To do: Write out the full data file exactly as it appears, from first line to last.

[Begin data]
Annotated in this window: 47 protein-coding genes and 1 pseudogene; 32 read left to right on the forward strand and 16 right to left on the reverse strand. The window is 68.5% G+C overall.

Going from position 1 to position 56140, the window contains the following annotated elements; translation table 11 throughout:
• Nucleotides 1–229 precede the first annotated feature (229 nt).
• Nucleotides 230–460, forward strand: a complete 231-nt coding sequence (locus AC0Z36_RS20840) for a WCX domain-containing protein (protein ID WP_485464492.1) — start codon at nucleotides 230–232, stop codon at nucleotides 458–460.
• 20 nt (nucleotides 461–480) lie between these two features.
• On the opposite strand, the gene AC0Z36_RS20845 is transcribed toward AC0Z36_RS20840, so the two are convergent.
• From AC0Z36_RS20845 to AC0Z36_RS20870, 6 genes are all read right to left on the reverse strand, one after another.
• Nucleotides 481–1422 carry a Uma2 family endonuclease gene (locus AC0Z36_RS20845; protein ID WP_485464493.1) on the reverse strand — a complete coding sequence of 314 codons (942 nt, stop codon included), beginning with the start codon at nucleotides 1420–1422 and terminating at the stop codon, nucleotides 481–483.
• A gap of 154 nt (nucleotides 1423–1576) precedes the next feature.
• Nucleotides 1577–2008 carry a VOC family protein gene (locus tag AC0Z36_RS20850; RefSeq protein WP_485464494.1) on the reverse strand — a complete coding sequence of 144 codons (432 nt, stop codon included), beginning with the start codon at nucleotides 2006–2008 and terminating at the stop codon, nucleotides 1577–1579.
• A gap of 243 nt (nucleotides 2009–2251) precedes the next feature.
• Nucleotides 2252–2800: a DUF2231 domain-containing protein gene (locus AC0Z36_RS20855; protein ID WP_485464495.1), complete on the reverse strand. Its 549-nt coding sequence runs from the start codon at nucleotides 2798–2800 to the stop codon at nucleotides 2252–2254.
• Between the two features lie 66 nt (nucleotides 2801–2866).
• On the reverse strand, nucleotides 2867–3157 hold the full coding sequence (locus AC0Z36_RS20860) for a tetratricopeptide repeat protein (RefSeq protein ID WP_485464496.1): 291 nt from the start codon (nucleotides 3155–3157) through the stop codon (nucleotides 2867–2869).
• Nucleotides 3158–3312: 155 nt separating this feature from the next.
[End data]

Annotated in this window: 47 protein-coding genes and 1 pseudogene; 32 read left to right on the forward strand and 16 right to left on the reverse strand. The window is 68.5% G+C overall.

Going from position 1 to position 56140, the window contains the following annotated elements; translation table 11 throughout:
• Nucleotides 1–229 precede the first annotated feature (229 nt).
• Nucleotides 230–460, forward strand: a complete 231-nt coding sequence (locus AC0Z36_RS20840) for a WCX domain-containing protein (protein ID WP_485464492.1) — start codon at nucleotides 230–232, stop codon at nucleotides 458–460.
• 20 nt (nucleotides 461–480) lie between these two features.
• On the opposite strand, the gene AC0Z36_RS20845 is transcribed toward AC0Z36_RS20840, so the two are convergent.
• From AC0Z36_RS20845 to AC0Z36_RS20870, 6 genes are all read right to left on the reverse strand, one after another.
• Nucleotides 481–1422 carry a Uma2 family endonuclease gene (locus AC0Z36_RS20845; protein ID WP_485464493.1) on the reverse strand — a complete coding sequence of 314 codons (942 nt, stop codon included), beginning with the start codon at nucleotides 1420–1422 and terminating at the stop codon, nucleotides 481–483.
• A gap of 154 nt (nucleotides 1423–1576) precedes the next feature.
• Nucleotides 1577–2008 carry a VOC family protein gene (locus tag AC0Z36_RS20850; RefSeq protein WP_485464494.1) on the reverse strand — a complete coding sequence of 144 codons (432 nt, stop codon included), beginning with the start codon at nucleotides 2006–2008 and terminating at the stop codon, nucleotides 1577–1579.
• A gap of 243 nt (nucleotides 2009–2251) precedes the next feature.
• Nucleotides 2252–2800: a DUF2231 domain-containing protein gene (locus AC0Z36_RS20855; protein ID WP_485464495.1), complete on the reverse strand. Its 549-nt coding sequence runs from the start codon at nucleotides 2798–2800 to the stop codon at nucleotides 2252–2254.
• Between the two features lie 66 nt (nucleotides 2801–2866).
• On the reverse strand, nucleotides 2867–3157 hold the full coding sequence (locus AC0Z36_RS20860) for a tetratricopeptide repeat protein (RefSeq protein ID WP_485464496.1): 291 nt from the start codon (nucleotides 3155–3157) through the stop codon (nucleotides 2867–2869).
• Nucleotides 3158–3312: 155 nt separating this feature from the next.